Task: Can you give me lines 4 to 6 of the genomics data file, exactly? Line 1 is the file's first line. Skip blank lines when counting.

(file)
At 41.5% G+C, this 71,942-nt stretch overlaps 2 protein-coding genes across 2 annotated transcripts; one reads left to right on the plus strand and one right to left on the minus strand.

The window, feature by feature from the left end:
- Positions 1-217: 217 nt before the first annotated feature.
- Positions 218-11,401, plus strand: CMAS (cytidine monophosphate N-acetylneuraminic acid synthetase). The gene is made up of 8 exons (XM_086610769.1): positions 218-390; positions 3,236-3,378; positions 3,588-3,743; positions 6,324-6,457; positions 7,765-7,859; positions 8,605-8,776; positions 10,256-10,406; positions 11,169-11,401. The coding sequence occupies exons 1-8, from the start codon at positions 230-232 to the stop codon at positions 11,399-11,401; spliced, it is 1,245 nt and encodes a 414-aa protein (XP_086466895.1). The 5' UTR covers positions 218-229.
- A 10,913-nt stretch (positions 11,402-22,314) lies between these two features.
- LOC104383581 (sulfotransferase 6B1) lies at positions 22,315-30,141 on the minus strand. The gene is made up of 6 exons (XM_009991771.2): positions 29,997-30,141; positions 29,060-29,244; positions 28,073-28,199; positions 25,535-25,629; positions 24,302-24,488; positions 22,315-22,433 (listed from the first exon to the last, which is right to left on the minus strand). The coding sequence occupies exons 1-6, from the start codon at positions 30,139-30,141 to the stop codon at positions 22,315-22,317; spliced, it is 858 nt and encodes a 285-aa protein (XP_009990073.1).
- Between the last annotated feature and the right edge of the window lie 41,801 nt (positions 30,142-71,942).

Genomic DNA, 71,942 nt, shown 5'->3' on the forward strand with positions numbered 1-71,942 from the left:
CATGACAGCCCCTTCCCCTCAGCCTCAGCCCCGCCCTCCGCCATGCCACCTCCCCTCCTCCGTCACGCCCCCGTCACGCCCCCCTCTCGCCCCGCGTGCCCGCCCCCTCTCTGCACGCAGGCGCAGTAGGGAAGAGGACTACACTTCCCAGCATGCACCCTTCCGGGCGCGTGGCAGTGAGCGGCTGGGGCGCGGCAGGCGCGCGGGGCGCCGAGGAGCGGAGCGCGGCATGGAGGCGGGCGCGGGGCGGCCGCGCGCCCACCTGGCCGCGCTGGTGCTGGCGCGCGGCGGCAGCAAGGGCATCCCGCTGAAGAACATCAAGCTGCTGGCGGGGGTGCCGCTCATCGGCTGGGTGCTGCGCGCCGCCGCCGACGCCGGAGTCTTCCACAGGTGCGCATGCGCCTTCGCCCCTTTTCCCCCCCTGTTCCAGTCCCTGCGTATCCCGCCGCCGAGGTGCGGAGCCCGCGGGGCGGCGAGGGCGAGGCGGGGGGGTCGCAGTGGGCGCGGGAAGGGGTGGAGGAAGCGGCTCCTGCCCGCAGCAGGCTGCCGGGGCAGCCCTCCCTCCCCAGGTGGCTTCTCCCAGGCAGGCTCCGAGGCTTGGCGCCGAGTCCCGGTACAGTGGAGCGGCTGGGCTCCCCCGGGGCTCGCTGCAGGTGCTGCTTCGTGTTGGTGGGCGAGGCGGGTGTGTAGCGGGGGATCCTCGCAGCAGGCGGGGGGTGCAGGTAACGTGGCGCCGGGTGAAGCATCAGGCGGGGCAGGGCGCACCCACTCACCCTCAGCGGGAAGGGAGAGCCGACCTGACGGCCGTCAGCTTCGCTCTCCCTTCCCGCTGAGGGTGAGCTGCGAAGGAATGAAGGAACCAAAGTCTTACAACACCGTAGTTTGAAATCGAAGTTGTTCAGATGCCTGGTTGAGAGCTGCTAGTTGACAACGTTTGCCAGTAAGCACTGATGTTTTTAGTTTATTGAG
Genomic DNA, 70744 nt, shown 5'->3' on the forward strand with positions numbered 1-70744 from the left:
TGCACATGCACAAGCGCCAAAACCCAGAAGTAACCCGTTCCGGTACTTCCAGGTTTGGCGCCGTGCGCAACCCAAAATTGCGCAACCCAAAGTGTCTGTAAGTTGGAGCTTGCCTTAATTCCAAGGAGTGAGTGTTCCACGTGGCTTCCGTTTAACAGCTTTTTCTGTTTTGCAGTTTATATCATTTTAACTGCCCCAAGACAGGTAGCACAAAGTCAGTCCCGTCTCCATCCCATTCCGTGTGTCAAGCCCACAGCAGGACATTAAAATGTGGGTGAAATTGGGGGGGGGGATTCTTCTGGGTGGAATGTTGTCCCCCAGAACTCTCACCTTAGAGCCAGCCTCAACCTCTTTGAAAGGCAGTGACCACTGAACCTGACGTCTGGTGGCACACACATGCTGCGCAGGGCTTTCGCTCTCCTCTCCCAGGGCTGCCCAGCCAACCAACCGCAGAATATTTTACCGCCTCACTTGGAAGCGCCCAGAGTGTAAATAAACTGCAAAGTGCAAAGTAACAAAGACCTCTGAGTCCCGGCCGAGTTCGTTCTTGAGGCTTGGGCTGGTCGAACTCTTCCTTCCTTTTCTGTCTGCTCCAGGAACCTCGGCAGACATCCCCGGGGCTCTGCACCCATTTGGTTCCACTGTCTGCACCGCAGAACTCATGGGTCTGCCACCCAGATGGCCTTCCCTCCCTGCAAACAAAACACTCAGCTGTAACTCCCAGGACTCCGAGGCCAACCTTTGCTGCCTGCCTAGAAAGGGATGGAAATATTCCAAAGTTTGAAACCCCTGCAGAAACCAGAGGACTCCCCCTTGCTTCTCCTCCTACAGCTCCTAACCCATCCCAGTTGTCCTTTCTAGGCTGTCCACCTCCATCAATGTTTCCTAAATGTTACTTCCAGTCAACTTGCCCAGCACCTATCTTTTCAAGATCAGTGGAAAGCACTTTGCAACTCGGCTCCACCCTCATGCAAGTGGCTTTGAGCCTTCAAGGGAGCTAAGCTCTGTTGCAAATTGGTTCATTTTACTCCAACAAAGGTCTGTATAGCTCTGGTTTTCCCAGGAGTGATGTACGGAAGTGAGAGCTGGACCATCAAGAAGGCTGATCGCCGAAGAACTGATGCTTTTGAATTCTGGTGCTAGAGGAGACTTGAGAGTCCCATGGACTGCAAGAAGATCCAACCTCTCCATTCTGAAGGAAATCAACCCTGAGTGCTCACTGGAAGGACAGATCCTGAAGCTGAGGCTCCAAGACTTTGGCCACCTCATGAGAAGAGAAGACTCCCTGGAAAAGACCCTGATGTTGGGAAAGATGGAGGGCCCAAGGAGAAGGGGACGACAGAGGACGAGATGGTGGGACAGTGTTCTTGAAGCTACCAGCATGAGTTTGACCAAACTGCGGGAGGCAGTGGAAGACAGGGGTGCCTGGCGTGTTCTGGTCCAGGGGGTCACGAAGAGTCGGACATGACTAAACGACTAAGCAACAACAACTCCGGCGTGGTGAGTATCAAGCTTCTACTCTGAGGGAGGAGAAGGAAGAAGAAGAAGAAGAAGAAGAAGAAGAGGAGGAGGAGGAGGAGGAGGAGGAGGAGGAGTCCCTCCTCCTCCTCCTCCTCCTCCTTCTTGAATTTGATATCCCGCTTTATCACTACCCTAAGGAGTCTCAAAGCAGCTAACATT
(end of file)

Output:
- Positions 218-11,401, plus strand: CMAS (cytidine monophosphate N-acetylneuraminic acid synthetase). The gene is made up of 8 exons (XM_086610769.1): positions 218-390; positions 3,236-3,378; positions 3,588-3,743; positions 6,324-6,457; positions 7,765-7,859; positions 8,605-8,776; positions 10,256-10,406; positions 11,169-11,401. The coding sequence occupies exons 1-8, from the start codon at positions 230-232 to the stop codon at positions 11,399-11,401; spliced, it is 1,245 nt and encodes a 414-aa protein (XP_086466895.1). The 5' UTR covers positions 218-229.
- A 10,913-nt stretch (positions 11,402-22,314) lies between these two features.
- LOC104383581 (sulfotransferase 6B1) lies at positions 22,315-30,141 on the minus strand. The gene is made up of 6 exons (XM_009991771.2): positions 29,997-30,141; positions 29,060-29,244; positions 28,073-28,199; positions 25,535-25,629; positions 24,302-24,488; positions 22,315-22,433 (listed from the first exon to the last, which is right to left on the minus strand). The coding sequence occupies exons 1-6, from the start codon at positions 30,139-30,141 to the stop codon at positions 22,315-22,317; spliced, it is 858 nt and encodes a 285-aa protein (XP_009990073.1).